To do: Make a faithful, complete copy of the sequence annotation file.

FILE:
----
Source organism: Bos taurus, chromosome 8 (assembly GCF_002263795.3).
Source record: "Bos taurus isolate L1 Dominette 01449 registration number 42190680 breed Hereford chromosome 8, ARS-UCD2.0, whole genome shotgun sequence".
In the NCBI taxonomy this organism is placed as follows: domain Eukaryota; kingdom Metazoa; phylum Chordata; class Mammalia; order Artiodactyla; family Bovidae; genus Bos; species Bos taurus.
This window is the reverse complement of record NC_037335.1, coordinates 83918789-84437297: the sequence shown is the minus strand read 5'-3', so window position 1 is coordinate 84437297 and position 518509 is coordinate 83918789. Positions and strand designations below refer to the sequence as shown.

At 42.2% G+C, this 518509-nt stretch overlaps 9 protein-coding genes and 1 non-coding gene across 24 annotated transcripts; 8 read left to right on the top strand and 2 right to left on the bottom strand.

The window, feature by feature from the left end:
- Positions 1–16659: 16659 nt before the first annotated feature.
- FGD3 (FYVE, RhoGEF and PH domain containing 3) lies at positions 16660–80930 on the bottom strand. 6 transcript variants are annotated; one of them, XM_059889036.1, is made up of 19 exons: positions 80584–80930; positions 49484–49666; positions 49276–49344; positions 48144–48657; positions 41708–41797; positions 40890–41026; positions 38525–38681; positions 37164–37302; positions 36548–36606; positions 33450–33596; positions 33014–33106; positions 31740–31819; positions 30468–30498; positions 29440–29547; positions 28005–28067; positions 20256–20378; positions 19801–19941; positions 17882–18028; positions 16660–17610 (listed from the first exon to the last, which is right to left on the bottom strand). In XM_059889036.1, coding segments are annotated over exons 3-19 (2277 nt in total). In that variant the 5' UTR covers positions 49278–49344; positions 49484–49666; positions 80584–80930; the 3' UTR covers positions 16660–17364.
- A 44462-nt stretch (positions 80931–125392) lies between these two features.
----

Source organism: Bos taurus, chromosome 8 (assembly GCF_002263795.3).
Source record: "Bos taurus isolate L1 Dominette 01449 registration number 42190680 breed Hereford chromosome 8, ARS-UCD2.0, whole genome shotgun sequence".
In the NCBI taxonomy this organism is placed as follows: domain Eukaryota; kingdom Metazoa; phylum Chordata; class Mammalia; order Artiodactyla; family Bovidae; genus Bos; species Bos taurus.
This window is the reverse complement of record NC_037335.1, coordinates 83918789-84437297: the sequence shown is the minus strand read 5'-3', so window position 1 is coordinate 84437297 and position 518509 is coordinate 83918789. Positions and strand designations below refer to the sequence as shown.

At 42.2% G+C, this 518509-nt stretch overlaps 9 protein-coding genes and 1 non-coding gene across 24 annotated transcripts; 8 read left to right on the top strand and 2 right to left on the bottom strand.

The window, feature by feature from the left end:
- Positions 1–16659: 16659 nt before the first annotated feature.
- FGD3 (FYVE, RhoGEF and PH domain containing 3) lies at positions 16660–80930 on the bottom strand. 6 transcript variants are annotated; one of them, XM_059889036.1, is made up of 19 exons: positions 80584–80930; positions 49484–49666; positions 49276–49344; positions 48144–48657; positions 41708–41797; positions 40890–41026; positions 38525–38681; positions 37164–37302; positions 36548–36606; positions 33450–33596; positions 33014–33106; positions 31740–31819; positions 30468–30498; positions 29440–29547; positions 28005–28067; positions 20256–20378; positions 19801–19941; positions 17882–18028; positions 16660–17610 (listed from the first exon to the last, which is right to left on the bottom strand). In XM_059889036.1, coding segments are annotated over exons 3-19 (2277 nt in total). In that variant the 5' UTR covers positions 49278–49344; positions 49484–49666; positions 80584–80930; the 3' UTR covers positions 16660–17364.
- A 44462-nt stretch (positions 80931–125392) lies between these two features.